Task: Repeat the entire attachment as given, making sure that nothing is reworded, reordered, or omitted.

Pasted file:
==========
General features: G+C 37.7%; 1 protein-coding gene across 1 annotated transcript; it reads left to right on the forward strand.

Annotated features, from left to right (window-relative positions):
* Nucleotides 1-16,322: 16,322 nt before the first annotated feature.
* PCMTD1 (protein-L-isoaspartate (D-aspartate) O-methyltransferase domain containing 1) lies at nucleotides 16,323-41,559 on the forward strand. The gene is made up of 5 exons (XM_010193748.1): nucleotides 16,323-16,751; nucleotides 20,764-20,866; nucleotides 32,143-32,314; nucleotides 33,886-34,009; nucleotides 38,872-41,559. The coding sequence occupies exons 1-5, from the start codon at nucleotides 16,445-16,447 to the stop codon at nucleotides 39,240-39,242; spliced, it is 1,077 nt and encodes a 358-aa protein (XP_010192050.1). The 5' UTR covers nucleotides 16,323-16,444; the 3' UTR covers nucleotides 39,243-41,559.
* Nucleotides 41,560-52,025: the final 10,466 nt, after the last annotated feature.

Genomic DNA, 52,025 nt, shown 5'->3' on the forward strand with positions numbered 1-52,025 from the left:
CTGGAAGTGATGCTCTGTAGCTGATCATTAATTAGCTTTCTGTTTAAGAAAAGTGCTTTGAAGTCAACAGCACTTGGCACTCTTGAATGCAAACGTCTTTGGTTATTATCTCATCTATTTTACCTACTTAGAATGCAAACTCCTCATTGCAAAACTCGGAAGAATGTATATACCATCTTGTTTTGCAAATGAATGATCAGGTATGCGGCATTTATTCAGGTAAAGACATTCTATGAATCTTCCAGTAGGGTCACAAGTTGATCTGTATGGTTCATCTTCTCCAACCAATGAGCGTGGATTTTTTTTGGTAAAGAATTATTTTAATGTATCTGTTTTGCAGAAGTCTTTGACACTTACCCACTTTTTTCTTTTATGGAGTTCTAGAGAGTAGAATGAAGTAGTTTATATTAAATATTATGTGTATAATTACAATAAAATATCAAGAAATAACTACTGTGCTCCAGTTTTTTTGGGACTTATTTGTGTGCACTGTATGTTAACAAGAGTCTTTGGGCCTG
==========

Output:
General features: G+C 37.7%; 1 protein-coding gene across 1 annotated transcript; it reads left to right on the forward strand.

Annotated features, from left to right (window-relative positions):
* Nucleotides 1-16,322: 16,322 nt before the first annotated feature.
* PCMTD1 (protein-L-isoaspartate (D-aspartate) O-methyltransferase domain containing 1) lies at nucleotides 16,323-41,559 on the forward strand. The gene is made up of 5 exons (XM_010193748.1): nucleotides 16,323-16,751; nucleotides 20,764-20,866; nucleotides 32,143-32,314; nucleotides 33,886-34,009; nucleotides 38,872-41,559. The coding sequence occupies exons 1-5, from the start codon at nucleotides 16,445-16,447 to the stop codon at nucleotides 39,240-39,242; spliced, it is 1,077 nt and encodes a 358-aa protein (XP_010192050.1). The 5' UTR covers nucleotides 16,323-16,444; the 3' UTR covers nucleotides 39,243-41,559.
* Nucleotides 41,560-52,025: the final 10,466 nt, after the last annotated feature.

Genomic DNA, 52,025 nt, shown 5'->3' on the forward strand with positions numbered 1-52,025 from the left:
CTGGAAGTGATGCTCTGTAGCTGATCATTAATTAGCTTTCTGTTTAAGAAAAGTGCTTTGAAGTCAACAGCACTTGGCACTCTTGAATGCAAACGTCTTTGGTTATTATCTCATCTATTTTACCTACTTAGAATGCAAACTCCTCATTGCAAAACTCGGAAGAATGTATATACCATCTTGTTTTGCAAATGAATGATCAGGTATGCGGCATTTATTCAGGTAAAGACATTCTATGAATCTTCCAGTAGGGTCACAAGTTGATCTGTATGGTTCATCTTCTCCAACCAATGAGCGTGGATTTTTTTTGGTAAAGAATTATTTTAATGTATCTGTTTTGCAGAAGTCTTTGACACTTACCCACTTTTTTCTTTTATGGAGTTCTAGAGAGTAGAATGAAGTAGTTTATATTAAATATTATGTGTATAATTACAATAAAATATCAAGAAATAACTACTGTGCTCCAGTTTTTTTGGGACTTATTTGTGTGCACTGTATGTTAACAAGAGTCTTTGGGCCTG